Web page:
For fans of alt-history intrigue in the vein of Thomas Pynchon, Warren Ellis’ Cemetery Beach has your number. If you’ve ever wondered what would happen if a secret military-industrial cabal figured out space exploration in the 1920s and secretly colonized a planet, this book aims to answer all of your burning questions. Equal parts post-steampunk and 1984, Cemetery Beach, illustrated by Jason Howard, paints a bleak, mysterious world, ruled by a mysterious fat bald man with literary pretensions. By way of a prisoner interrogation we get a tantalizing slice of exposition as far as the powers at play and the gap in technology, and after a prison break, we find our hero knows very little more about the target of his intelligence-gathering mission.
Zombie stories often explore the theme of economic inequality, and the human cost of might makes right. Kirkman’s story has been dropping hints of the seething unrest beneath the veneer of civility in the Commonwealth. The arc feels both timely and timeless, and many Charlie Adlard’s illustrations look like the front pages of newspapers the world over. Kirkman has inserted Michonne directly into a discussion of exactly how high a human cost society comes with, especially one that clings to the active disenfranchisement of people. Michonne (without her sword) is forced to defend her new way of life by defending a gang of murderous police enforcers. The event is the match that lights the fire Kirkman has been building for the last few issues, just in time for Rick Grimes and Governor Milton to arrive back from their diplomatic mission of goodwill to a world in flames.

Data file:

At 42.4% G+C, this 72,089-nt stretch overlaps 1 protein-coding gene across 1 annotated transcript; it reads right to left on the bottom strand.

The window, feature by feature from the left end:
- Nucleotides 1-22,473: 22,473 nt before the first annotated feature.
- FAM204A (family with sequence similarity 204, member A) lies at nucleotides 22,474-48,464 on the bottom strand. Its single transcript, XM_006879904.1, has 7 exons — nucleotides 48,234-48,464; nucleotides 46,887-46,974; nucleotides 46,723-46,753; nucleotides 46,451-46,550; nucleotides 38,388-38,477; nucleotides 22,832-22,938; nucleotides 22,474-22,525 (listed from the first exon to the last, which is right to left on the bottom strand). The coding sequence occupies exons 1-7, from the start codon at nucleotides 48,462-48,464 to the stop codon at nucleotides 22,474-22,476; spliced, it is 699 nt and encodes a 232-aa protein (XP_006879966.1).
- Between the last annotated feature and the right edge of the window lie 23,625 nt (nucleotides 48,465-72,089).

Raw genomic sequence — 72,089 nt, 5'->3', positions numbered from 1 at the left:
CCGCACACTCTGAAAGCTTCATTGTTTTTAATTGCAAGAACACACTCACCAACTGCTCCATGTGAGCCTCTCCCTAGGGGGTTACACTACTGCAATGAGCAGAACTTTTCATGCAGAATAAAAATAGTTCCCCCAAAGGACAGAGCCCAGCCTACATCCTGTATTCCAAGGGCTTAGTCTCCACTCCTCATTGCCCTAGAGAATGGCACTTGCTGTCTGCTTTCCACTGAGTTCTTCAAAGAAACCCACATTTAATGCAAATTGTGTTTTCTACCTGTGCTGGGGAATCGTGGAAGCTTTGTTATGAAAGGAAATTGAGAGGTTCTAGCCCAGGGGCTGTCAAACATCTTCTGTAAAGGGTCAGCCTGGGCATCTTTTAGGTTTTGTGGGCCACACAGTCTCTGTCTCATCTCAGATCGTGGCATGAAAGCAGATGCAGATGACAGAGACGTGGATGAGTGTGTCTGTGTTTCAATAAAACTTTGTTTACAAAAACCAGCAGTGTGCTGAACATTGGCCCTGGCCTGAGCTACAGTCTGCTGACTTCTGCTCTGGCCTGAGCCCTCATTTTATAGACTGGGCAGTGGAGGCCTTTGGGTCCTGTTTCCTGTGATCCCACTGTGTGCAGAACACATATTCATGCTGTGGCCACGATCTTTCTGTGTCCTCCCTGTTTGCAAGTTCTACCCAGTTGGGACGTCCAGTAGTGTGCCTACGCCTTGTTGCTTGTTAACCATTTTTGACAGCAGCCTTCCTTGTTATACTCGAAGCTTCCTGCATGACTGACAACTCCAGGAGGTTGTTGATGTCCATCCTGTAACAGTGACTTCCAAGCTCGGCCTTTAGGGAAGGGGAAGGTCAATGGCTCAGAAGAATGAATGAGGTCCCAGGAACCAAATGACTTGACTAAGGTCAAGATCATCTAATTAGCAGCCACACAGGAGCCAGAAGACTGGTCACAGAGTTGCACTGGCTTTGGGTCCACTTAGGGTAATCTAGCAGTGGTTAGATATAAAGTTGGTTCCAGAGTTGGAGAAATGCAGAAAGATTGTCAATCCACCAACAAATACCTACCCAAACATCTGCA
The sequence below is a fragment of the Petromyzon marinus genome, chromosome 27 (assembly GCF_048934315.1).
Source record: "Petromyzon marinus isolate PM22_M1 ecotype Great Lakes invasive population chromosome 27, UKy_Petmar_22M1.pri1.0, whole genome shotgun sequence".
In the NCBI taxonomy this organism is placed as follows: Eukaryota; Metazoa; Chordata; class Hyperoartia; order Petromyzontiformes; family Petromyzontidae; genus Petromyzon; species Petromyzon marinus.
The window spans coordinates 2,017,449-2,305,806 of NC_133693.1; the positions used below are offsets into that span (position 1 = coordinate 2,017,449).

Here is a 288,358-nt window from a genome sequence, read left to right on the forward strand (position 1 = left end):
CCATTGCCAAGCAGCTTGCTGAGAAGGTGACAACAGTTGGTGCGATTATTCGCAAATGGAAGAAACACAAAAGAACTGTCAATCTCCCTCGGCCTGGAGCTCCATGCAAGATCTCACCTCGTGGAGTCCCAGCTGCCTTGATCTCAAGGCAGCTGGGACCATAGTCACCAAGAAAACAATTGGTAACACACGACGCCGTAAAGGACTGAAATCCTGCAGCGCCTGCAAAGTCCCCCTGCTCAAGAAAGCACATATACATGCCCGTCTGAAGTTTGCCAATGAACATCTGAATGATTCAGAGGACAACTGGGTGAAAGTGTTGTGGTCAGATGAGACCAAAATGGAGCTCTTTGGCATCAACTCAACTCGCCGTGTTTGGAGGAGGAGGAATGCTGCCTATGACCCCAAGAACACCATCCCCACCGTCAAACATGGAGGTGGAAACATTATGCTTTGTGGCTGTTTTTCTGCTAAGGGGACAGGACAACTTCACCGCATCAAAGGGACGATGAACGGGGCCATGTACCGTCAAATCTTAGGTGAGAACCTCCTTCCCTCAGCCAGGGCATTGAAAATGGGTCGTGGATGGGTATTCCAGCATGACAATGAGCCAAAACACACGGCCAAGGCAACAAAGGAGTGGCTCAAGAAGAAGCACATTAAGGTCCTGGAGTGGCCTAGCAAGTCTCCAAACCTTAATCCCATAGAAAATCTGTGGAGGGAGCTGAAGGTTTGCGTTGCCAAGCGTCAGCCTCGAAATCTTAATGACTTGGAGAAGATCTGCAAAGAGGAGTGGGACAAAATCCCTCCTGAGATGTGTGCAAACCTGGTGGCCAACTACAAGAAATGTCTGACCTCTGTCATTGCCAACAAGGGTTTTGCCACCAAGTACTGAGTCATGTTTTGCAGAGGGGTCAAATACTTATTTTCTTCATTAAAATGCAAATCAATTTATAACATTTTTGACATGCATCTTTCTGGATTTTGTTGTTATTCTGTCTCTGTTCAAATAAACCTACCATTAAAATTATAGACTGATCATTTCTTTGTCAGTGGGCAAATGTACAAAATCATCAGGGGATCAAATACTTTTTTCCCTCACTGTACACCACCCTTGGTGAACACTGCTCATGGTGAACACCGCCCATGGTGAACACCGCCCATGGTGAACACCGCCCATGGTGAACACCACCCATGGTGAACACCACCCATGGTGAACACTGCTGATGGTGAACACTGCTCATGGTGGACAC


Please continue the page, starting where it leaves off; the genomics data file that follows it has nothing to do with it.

After four separate investigations into Wolverine’s whereabouts that surprisingly fell short on excitement and any major revelations, fans were left with a series of Dead Ends. While Marvel may have been trying to elevate a bad pun with the four Hunt For Wolverine stories, what we’re left with is still a pretty bad pun. Thankfully, Charles Soule (Darth Vader) brings the loose threads together to make a really satisfying read, that, honestly, we could have arrived at sooner than sixteen issues. Regardless, Soule brings menace, whimsy and some old-school world-wide conspiracy arch-nemesis reveal with Soteira. Persephone, via holographic projection, threatens the future of the mutant race just so Iron Man, Daredevil, Kitty Pride and all other parties interested in Wolverine back off.
In which Cassidy is such a vampire, Tulip gets a gal-pal, and Jesse’s power is compromised.
The Star Wars side of Marvel has been steadily dropping breadcrumbs for the last several months for some major revelations. It started small, then worked up to the before and after of the rebellion of Mon Cala, and now seems poised for some of the biggest revelations about the Star Wars saga outside of the films. Vader has previously been implicated as the flashpoint for the events of Rogue One, and thus, the destruction of the Death Star. Between that and developments in Doctor Aphra, his intransigence seems to be a constant. Charles Soule’s brewing something strong, and the 20th issue is a potent taste of Vader truly becoming the menacing ebony death machine fans were treated to in Rogue One.
In which we are reminded of Cassidy’s complicated past.
Exciting news Arrowverse fans! The CW has announced that both Superman and Lois Lane will…